I agreed several weeks ago to bake a few things for my church's Fall Fair, a huge endeavor that attracts hundreds of people and also takes a hundred people to set it up and make it happen. I had never baked for a whole day. Would it be exhausting? Would it be energizing? I had no idea. An intense one-day project seemed appealing. Usually I flit between one and the other activity, trying to keep everyone happy and lots of plates in the air. Except I usually end up keeping everyone up in the air and getting lots of plates dirty.
Here is the list of what I made:
Spiced Sweet Potato Cake with Brown Sugar Icing, cut into quarters. This is one of my favorite autumnal cakes. Sometimes I add toasted pecans but I held off this time, for the sake of nut allergies. I thought it would sell more quickly than a whole cake, especially since sweet potato cake wouldn't seem familiar to many people. Two of my friends bought two of the quarters, having asked me what I made, but I wonder how the other two liked theirs.
One-A-Day Baguette, twice the recipe but made into four loaves. This is an old warhorse of a recipe, very reliable and delicious. They call it a baguette but it's a more chewy texture than that; it also has a longer shelf life. You mustn't stint on the salt. I've been baking this for years and it has never failed. I plan to make a lot more next year, since there was no other bread.
Fresh Gingerbread with Lemon Icing, from Nigella Lawson's How to Be a Domestic Goddess: Baking and the Art of Comfort Cooking. I made this for a Labor Day party and it was a big hit, deeply flavorful gingerbread contrasting with the bright lemon. My grandmother always made a hot lemon sauce for her gingerbread, not possible for a bake sale. Please note Lawson's words of wisdom on bake sales: Brown things don't sell, unless they're chocolate. That's reason #2 for the lemon icing.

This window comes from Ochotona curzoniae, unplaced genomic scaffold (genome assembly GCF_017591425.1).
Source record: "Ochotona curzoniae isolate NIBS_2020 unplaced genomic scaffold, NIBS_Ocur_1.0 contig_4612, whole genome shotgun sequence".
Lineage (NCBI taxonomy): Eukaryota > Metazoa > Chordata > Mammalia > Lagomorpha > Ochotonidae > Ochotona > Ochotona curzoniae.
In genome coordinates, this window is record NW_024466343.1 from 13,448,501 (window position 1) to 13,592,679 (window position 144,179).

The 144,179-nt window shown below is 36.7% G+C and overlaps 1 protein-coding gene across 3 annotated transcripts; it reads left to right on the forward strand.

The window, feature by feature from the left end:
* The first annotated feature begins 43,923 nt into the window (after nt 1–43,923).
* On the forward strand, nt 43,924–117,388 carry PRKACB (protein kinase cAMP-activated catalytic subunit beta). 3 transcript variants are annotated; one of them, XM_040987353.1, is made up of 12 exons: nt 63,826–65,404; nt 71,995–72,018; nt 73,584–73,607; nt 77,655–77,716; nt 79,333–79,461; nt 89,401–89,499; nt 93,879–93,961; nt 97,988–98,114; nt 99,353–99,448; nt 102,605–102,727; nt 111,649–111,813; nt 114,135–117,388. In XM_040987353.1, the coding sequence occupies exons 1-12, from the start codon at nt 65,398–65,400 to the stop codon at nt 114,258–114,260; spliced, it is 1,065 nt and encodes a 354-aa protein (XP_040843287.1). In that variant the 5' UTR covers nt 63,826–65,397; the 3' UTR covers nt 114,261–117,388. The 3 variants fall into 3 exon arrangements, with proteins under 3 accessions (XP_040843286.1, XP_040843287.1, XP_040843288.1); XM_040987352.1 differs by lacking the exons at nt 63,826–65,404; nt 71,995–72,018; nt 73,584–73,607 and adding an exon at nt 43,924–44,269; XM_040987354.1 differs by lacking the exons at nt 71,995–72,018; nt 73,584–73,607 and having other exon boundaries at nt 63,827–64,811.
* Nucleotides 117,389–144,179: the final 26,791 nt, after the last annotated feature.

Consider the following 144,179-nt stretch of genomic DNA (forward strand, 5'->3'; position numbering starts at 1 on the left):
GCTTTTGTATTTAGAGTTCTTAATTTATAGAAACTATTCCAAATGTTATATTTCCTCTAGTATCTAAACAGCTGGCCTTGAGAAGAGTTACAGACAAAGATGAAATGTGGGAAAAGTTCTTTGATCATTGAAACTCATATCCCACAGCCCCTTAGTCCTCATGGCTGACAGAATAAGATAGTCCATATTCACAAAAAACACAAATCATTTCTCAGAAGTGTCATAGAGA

Fudgies, which I called "Peanut Butter Fudgies." These are very sweet no-bake cookies, easy to make. Kids love them. I used to have a recipe for bars with a layer of oats and butter on the bottom, and the chocolate-peanut butter layer on top, but I lost it. So I just looked for anything with oats, peanut butter, and chocolate.
Possibly,I thought I'd make Maine Maple Sugar Pie from Richard Sax's Classic Home Desserts, but no. I needed my remaining energy to clean the kitchen, with its counters covered in flour and towers of dirty dishes.
I felt very accomplished at the end, quite satisfied as I wrapped everything in plastic and put it in the car to deliver in the morning. Until I saw, the next day, one baker's tarts, cakes and cookies presented in adorable patterned cartons, tied with ribbons. Until I saw the dozen pies baked by an 81-year-old lady. Until I spied the three dozen small carrot cakes and cranberry orange cupcakes made by a pastry chef with an out-of-commission left arm. Ahem. Humility crept in. As Hillary Clinton used to say in the early nineties, "It takes a village to make a bake sale." Well, something like that. The village came through, with the baking and the buying, and that's a good thing.